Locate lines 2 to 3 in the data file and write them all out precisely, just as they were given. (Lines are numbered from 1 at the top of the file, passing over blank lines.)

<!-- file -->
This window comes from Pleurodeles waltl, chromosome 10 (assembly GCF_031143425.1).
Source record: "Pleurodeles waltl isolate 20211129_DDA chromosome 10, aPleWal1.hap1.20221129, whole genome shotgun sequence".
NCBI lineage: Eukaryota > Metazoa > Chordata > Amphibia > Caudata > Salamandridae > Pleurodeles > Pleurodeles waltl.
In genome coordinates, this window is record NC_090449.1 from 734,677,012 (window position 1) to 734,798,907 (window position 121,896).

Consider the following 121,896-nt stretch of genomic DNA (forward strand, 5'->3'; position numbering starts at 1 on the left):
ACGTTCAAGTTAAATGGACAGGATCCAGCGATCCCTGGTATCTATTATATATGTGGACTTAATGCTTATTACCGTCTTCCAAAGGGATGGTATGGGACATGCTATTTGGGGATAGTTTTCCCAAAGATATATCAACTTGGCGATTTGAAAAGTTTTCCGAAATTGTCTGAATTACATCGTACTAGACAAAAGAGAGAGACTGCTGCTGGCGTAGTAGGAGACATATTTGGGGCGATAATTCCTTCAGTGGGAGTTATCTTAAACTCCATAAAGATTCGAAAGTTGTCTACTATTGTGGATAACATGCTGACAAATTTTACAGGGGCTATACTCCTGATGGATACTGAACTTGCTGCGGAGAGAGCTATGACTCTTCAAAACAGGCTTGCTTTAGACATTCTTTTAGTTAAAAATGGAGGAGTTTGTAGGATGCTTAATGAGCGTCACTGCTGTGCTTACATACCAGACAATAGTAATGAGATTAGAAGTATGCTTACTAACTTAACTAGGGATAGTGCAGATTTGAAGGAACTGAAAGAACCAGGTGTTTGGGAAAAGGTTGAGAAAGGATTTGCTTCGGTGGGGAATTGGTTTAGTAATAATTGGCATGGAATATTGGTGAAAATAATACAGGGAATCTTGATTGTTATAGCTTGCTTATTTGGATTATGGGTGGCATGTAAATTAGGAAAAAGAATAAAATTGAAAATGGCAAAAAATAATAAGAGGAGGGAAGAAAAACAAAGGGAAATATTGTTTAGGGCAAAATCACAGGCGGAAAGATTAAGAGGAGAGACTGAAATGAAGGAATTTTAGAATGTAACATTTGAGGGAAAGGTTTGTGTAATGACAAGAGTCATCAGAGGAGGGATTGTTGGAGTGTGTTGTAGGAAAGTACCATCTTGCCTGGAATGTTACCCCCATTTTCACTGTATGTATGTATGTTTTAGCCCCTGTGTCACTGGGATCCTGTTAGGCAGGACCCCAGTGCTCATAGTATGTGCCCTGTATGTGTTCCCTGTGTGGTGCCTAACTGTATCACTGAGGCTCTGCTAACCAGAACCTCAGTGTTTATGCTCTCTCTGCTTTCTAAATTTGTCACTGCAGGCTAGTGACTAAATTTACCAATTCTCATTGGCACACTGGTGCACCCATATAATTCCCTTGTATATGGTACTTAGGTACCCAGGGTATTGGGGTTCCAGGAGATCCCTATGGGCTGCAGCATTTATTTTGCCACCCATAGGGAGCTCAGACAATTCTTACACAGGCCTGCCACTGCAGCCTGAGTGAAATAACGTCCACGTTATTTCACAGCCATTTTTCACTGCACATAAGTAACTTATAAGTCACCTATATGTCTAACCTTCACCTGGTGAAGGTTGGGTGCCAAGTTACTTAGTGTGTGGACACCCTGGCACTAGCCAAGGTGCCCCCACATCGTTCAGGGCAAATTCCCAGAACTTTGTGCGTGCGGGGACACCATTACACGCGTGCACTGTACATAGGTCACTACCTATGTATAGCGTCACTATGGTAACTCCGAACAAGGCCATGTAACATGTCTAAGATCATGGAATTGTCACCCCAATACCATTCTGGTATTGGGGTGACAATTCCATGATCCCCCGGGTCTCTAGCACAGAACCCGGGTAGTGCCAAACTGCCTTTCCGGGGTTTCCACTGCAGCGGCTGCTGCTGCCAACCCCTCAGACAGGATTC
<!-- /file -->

Source record: "Pleurodeles waltl isolate 20211129_DDA chromosome 10, aPleWal1.hap1.20221129, whole genome shotgun sequence".
NCBI lineage: Eukaryota > Metazoa > Chordata > Amphibia > Caudata > Salamandridae > Pleurodeles > Pleurodeles waltl.